Students who regularly use Wi-Fi on Troy’s main campus are familiar with the blocked-website message or applications running so slowly, they often don’t work at all.
Kayle Weeks, a junior graphic design major from Troy, has encountered many of these roadblocks.
“I am an artist, and I use a lot of references from the internet, so a lot of times I will Google search for a model, like the female figure or something, and I’m not trying to be pornographic or anything, and it will be blocked, which can really hinder me because I am trying to get work done for my classes,” Weeks said. “I understand why a lot of things for references are blocked because a lot of times it is nude people or maybe a little bit obscene. . .”
Weeks added she didn’t understand why there wasn’t an approval process to access certain necessary websites.
According to Greg Price, the chief technology and security officer at Troy, the only thing that is officially blocked is anything resembling child pornography. The university uses a service that the state of Alabama provides that attempts to identify if a web page contains child pornography, although it often makes mistakes, banning websites that may not actually be pornography.
Kalen Busby, a senior English secondary education major from Wetumpka, has had a similar experience with seemingly harmless web pages being blocked and apps running slowly.
“I was once looking at grad schools stuff and it blocked the entire page, which was just an ‘.edu’ (address) with different school websites,” Busby said. “I then have to email IT and get them to fix it so that I can finish my work.
“It’s just been really frustrating when I have been trying to do work on something for class or different research projects and then what I need is blocked, which can really slow down my work.”
Price said the slow connectivity is probably due to an “abundance” of legal issues the university must comply with in regard to bandwidth.
According to Dictionary.com, bandwidth is the capacity for data transfer of an electronic communications system. In layman’s terms, it generally refers to the volume of information that an internet connection can handle at one time.
A single user can have four or five devices connected to Troy’s network at a time, according to Herbert Reeves, the dean of student services.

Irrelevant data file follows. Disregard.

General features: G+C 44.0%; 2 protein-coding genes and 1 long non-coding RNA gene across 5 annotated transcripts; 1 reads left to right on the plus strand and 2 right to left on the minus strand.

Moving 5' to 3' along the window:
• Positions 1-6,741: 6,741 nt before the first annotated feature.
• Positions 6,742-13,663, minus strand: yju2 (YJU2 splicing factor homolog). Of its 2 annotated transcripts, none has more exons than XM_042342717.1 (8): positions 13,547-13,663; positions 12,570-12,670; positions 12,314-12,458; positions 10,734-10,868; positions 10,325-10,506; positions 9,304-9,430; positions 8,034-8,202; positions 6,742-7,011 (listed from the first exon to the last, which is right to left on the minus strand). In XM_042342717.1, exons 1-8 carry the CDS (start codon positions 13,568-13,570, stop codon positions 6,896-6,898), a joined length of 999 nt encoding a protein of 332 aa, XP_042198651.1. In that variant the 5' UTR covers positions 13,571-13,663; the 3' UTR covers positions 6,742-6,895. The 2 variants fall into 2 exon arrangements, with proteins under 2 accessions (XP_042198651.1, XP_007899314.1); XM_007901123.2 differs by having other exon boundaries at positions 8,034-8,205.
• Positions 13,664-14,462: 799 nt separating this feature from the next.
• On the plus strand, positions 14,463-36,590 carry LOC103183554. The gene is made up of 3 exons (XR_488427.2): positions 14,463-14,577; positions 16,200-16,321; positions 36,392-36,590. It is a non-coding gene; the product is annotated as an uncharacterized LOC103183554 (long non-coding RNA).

“With the bandwidth we have got and the fact that the priority for that network is really for the academic role and for students to be able to do academic research and to complete their Blackboard work and other things, there is a reason some regulations were put on the amount of bandwidth and the number of devices,” Reeves said.
On any normal day on Troy’s main campus, there are approximately 45,000 devices connected to the networks, which can cause the networks to slow down, according to Price.
Price referenced the Higher Education Opportunity Act, a federal law passed in 2008, to explain some common obstacles.
“Through the act, the government made suggestions on how to clean up the networks, and one was you have to identify everyone using your network, so that’s why students at Troy have to log into the network in order to use the resources,” Price said.
Identifying who is on the network is a federal requirement, Price said, but it also serves students because it prohibits non-Troy resources from using up the network resources.
Price also said the legislation pushed regulations that would help avoid copyright infringement, something that was a big deal when websites like Napster, a music sharing website, were all the rage.
Netflix was recently blocked on the university’s administrative network due to the university’s need to protect copyrighted materials.
“The university doesn’t really have blocks in place so much as we have what we call ‘shuns,’ and on the administrative network. Netflix in particular is shunned for compliance with fed policy,” Price said.
“The big concern that we have is that Netflix would not give us an opinion in writing about whether or not individuals can use private Netflix accounts in the classrooms. So, what Troy chose to do because of a lack of clarity from a vendor is to block Netflix on the administrative networks only in order to avoid being fined for not following the copyright law.”
For students who have experienced a website they needed for class or for a research project being blocked, like Weeks and Busby, there is a way to fix it. Price said students or faculty can send a support ticket to the help desk and the network division can contact the state and advise against a legitimate site being been flagged as inappropriate, and ask it to unblock it.
According to Reeves, the university is looking to add additional bandwidth in the future, as well as to add a new IPTV (Internet Protocol Television)-type deal to the campus, allowing the university to move away from basic cable.